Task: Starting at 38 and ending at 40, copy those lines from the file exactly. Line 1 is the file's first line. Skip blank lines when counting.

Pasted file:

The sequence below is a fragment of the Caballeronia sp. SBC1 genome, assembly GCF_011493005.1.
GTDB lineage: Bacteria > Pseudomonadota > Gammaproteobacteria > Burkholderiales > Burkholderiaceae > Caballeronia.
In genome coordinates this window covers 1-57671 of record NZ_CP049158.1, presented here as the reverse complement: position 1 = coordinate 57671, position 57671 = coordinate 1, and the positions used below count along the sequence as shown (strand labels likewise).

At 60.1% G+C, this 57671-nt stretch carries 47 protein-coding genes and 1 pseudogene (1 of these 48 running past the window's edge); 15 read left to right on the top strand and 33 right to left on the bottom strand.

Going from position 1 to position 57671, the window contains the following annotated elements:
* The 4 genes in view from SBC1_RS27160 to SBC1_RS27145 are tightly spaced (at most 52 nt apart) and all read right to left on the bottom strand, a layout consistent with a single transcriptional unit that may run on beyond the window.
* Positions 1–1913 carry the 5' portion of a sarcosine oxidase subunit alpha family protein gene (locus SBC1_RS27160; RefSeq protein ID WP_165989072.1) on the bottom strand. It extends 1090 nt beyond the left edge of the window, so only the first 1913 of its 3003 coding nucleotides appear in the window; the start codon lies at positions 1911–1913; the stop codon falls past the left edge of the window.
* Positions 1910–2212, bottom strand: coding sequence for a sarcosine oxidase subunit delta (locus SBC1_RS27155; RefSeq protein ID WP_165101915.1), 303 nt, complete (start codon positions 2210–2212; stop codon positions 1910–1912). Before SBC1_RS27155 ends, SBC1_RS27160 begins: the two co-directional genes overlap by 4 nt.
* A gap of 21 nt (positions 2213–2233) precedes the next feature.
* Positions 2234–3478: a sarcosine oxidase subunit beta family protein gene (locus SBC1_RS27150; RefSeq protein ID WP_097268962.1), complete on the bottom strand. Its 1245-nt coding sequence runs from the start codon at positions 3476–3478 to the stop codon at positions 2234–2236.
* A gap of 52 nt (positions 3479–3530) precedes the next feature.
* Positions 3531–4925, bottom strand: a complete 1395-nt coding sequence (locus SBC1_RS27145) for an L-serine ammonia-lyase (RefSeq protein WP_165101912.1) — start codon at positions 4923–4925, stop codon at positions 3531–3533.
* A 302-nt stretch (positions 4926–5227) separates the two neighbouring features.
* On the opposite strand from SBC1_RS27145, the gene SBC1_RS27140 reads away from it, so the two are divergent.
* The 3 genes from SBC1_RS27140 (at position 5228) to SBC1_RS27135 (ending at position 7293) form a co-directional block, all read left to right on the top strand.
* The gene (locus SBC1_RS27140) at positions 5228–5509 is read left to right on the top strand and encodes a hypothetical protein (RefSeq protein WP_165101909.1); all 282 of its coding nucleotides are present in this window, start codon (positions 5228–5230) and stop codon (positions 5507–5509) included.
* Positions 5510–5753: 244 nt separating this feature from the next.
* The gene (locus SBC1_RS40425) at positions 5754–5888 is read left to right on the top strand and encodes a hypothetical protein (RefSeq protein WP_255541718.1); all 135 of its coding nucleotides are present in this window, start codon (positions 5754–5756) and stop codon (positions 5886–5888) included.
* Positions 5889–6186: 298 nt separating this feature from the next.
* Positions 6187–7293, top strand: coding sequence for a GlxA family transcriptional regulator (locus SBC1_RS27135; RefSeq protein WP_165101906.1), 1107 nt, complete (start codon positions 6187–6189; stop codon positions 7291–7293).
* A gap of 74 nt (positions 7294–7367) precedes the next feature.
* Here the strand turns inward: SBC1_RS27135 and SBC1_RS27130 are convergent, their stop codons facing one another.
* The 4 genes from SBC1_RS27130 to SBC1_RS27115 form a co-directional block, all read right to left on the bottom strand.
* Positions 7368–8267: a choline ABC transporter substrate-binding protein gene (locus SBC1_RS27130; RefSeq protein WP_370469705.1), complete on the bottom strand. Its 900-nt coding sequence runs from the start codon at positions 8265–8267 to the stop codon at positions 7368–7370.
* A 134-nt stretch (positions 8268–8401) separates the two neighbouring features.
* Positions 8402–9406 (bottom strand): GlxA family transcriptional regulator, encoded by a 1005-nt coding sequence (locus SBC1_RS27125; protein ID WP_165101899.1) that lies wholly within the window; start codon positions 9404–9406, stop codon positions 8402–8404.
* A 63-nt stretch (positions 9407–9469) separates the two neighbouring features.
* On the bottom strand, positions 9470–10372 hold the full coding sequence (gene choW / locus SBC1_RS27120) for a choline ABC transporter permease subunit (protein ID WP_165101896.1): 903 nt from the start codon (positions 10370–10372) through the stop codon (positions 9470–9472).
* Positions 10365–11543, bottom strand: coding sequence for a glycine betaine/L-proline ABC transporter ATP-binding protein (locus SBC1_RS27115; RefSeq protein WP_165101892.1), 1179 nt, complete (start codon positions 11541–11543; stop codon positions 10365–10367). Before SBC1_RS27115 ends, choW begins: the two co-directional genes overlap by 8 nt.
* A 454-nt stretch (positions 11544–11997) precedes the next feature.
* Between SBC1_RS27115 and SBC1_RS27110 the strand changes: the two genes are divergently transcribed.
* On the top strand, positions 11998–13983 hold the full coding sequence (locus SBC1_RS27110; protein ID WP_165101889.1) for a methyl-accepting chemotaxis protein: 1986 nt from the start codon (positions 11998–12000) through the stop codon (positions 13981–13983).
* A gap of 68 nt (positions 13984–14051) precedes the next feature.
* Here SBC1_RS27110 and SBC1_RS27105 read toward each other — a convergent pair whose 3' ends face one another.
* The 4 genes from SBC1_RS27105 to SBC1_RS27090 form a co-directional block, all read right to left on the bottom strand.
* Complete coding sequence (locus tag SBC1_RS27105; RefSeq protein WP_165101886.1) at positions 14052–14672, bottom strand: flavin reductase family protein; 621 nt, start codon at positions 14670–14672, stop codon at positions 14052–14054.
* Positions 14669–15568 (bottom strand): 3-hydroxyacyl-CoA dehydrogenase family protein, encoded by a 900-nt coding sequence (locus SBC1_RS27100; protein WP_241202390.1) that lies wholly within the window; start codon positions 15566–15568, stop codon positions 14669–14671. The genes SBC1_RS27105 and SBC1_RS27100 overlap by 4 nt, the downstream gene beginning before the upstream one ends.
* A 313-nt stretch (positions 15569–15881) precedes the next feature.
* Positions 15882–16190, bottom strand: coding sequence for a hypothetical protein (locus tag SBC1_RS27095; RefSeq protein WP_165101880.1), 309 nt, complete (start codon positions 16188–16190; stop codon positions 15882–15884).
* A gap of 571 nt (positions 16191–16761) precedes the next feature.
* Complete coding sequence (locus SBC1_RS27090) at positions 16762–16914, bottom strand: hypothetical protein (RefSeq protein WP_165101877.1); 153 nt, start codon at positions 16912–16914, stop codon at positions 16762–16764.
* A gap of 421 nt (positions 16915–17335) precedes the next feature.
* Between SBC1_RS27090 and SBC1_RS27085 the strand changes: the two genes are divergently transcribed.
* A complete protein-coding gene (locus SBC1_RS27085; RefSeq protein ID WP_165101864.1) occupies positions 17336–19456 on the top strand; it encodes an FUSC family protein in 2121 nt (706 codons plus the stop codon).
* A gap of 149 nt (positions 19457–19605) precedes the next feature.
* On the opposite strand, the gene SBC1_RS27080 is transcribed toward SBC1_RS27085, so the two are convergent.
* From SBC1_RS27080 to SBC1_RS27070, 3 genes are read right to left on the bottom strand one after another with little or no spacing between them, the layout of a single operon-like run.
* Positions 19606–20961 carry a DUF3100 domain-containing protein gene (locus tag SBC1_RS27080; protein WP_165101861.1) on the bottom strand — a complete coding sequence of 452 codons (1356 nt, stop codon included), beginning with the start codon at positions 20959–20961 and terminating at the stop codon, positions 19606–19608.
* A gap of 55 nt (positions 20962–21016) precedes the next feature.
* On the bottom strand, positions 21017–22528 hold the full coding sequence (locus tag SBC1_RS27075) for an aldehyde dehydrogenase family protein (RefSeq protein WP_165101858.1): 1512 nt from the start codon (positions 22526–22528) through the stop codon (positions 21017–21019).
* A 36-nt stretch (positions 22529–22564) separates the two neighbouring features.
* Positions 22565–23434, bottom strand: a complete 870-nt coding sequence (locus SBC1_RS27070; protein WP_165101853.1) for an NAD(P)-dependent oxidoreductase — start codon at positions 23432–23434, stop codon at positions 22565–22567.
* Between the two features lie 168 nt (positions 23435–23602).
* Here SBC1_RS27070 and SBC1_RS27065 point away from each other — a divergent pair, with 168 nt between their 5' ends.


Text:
* A 313-nt stretch (positions 15569–15881) precedes the next feature.
* Positions 15882–16190, bottom strand: coding sequence for a hypothetical protein (locus tag SBC1_RS27095; RefSeq protein WP_165101880.1), 309 nt, complete (start codon positions 16188–16190; stop codon positions 15882–15884).
* A gap of 571 nt (positions 16191–16761) precedes the next feature.